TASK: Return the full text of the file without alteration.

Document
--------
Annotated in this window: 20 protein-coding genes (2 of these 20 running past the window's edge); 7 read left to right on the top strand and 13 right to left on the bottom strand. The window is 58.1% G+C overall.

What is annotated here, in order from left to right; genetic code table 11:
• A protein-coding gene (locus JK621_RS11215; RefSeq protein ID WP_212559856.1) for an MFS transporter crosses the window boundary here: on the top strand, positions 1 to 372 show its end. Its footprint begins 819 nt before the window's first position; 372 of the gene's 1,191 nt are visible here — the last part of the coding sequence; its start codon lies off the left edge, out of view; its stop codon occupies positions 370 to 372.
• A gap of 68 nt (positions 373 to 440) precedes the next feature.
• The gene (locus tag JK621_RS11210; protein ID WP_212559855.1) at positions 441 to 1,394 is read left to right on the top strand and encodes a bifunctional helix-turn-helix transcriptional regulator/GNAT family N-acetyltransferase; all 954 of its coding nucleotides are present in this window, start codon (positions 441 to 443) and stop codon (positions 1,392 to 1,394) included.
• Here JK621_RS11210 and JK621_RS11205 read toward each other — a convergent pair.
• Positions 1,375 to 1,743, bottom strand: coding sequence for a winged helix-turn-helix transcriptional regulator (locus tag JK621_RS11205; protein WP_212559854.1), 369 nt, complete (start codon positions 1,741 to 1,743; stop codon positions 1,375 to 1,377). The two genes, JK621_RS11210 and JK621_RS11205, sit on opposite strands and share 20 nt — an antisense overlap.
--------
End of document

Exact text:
Annotated in this window: 20 protein-coding genes (2 of these 20 running past the window's edge); 7 read left to right on the top strand and 13 right to left on the bottom strand. The window is 58.1% G+C overall.

What is annotated here, in order from left to right; genetic code table 11:
• A protein-coding gene (locus JK621_RS11215; RefSeq protein ID WP_212559856.1) for an MFS transporter crosses the window boundary here: on the top strand, positions 1 to 372 show its end. Its footprint begins 819 nt before the window's first position; 372 of the gene's 1,191 nt are visible here — the last part of the coding sequence; its start codon lies off the left edge, out of view; its stop codon occupies positions 370 to 372.
• A gap of 68 nt (positions 373 to 440) precedes the next feature.
• The gene (locus tag JK621_RS11210; protein ID WP_212559855.1) at positions 441 to 1,394 is read left to right on the top strand and encodes a bifunctional helix-turn-helix transcriptional regulator/GNAT family N-acetyltransferase; all 954 of its coding nucleotides are present in this window, start codon (positions 441 to 443) and stop codon (positions 1,392 to 1,394) included.
• Here JK621_RS11210 and JK621_RS11205 read toward each other — a convergent pair.
• Positions 1,375 to 1,743, bottom strand: coding sequence for a winged helix-turn-helix transcriptional regulator (locus tag JK621_RS11205; protein WP_212559854.1), 369 nt, complete (start codon positions 1,741 to 1,743; stop codon positions 1,375 to 1,377). The two genes, JK621_RS11210 and JK621_RS11205, sit on opposite strands and share 20 nt — an antisense overlap.